Text size Smaller Larger Reset View mode
Search within

Search within this article

Look up

Look up a word

  • Dictionary
  • Thesaurus
Please submit a word or phrase above.
Print this page

Print this page

Why can't I print more than one page at a time?

Full screen

matching results for page

Cited passage

Style
Citations are available only to our active members.
Sign up now to cite pages or passages in MLA, APA and Chicago citation styles.

"Portraying himself as an honest, ordinary person helped Lincoln identify with his audiences." (Einhorn, 1992, p. 25).

"Portraying himself as an honest, ordinary person helped Lincoln identify with his audiences." (Einhorn 25)

"Portraying himself as an honest, ordinary person helped Lincoln identify with his audiences."1

1. Lois J. Einhorn, Abraham Lincoln, the Orator: Penetrating the Lincoln Legend (Westport, CT: Greenwood Press, 1992), 25, http://www.questia.com/read/27419298.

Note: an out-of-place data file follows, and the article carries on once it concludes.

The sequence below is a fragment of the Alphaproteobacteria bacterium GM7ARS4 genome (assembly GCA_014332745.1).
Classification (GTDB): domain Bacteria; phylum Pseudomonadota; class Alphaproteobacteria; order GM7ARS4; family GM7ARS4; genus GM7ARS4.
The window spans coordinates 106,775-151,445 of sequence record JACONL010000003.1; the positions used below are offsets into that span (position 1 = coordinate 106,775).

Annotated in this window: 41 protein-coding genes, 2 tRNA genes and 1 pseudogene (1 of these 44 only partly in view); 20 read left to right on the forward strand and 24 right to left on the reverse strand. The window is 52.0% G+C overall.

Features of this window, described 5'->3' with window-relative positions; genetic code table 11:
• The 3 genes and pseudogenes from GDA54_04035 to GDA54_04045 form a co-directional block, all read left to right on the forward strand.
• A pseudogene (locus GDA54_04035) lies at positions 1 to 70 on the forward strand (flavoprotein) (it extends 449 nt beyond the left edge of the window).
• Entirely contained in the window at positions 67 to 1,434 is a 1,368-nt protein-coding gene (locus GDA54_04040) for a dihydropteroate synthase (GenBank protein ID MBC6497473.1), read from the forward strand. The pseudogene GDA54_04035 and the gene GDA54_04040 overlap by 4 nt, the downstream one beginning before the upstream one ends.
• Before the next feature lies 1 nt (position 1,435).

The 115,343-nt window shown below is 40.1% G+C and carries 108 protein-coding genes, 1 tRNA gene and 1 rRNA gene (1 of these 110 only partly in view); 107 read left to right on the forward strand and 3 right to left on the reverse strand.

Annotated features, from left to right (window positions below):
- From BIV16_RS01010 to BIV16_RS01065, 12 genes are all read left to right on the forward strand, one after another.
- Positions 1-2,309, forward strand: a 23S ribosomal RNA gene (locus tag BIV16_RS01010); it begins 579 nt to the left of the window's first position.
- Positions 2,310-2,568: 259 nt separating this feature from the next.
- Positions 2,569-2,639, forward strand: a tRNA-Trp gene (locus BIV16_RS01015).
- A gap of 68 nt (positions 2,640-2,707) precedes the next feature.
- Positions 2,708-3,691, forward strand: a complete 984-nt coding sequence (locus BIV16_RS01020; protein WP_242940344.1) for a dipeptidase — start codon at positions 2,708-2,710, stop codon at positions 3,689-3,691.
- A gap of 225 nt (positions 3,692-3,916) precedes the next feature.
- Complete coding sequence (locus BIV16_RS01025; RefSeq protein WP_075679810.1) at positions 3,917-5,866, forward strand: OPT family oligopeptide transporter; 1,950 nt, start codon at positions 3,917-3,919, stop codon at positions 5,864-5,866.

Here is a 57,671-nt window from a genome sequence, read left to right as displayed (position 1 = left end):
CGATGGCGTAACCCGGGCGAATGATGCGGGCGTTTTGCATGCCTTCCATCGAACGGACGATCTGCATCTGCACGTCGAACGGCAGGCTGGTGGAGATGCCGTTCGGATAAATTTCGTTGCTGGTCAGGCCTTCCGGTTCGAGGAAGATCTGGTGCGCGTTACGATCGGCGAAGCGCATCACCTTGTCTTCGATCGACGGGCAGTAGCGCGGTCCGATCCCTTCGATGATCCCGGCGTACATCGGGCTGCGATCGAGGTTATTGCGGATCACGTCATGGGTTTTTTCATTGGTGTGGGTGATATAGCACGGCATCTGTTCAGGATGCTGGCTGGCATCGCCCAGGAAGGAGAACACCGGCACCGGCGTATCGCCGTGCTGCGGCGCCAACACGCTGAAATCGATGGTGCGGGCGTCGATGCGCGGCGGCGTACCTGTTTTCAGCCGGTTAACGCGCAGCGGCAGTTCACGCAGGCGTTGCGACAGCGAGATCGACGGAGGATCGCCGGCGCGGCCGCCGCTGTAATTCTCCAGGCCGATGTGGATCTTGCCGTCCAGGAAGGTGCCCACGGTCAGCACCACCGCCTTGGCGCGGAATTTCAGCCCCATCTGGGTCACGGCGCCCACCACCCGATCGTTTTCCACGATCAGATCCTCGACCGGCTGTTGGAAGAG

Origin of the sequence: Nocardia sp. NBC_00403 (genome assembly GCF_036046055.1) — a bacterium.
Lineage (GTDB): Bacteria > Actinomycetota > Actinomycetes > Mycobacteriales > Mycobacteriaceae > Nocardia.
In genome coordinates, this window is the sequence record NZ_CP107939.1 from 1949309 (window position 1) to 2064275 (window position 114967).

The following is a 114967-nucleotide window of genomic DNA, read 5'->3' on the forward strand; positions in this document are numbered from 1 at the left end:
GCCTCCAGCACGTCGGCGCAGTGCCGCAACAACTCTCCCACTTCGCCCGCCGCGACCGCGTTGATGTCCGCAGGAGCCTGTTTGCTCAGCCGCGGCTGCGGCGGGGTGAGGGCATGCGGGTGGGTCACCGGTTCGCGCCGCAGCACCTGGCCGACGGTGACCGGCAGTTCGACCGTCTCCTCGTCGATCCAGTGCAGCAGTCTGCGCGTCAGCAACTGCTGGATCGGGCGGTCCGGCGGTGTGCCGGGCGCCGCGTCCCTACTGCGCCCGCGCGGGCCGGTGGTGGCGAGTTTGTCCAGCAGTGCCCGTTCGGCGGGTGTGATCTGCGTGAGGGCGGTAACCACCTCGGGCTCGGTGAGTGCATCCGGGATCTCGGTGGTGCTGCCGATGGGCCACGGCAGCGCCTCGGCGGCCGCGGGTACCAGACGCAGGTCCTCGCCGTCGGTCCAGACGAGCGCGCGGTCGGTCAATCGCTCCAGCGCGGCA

Cited passage

Welcome to the new Questia Reader

The Questia Reader has been updated to provide you with an even better online reading experience.  It is now 100% Responsive, which means you can read our books and articles on any sized device you wish.  All of your favorite tools like notes, highlights, and citations are still here, but the way you select text has been updated to be easier to use, especially on touchscreen devices.  Here's how:

1. Click or tap the first word you want to select.
2. Click or tap the last word you want to select.

OK, got it!

Thanks for trying Questia!

Please continue trying out our research tools, but please note, full functionality is available only to our active members.

Your work will be lost once you leave this Web page.

For full access in an ad-free environment, sign up now for a FREE, 1-day trial.

Already a member? Log in now.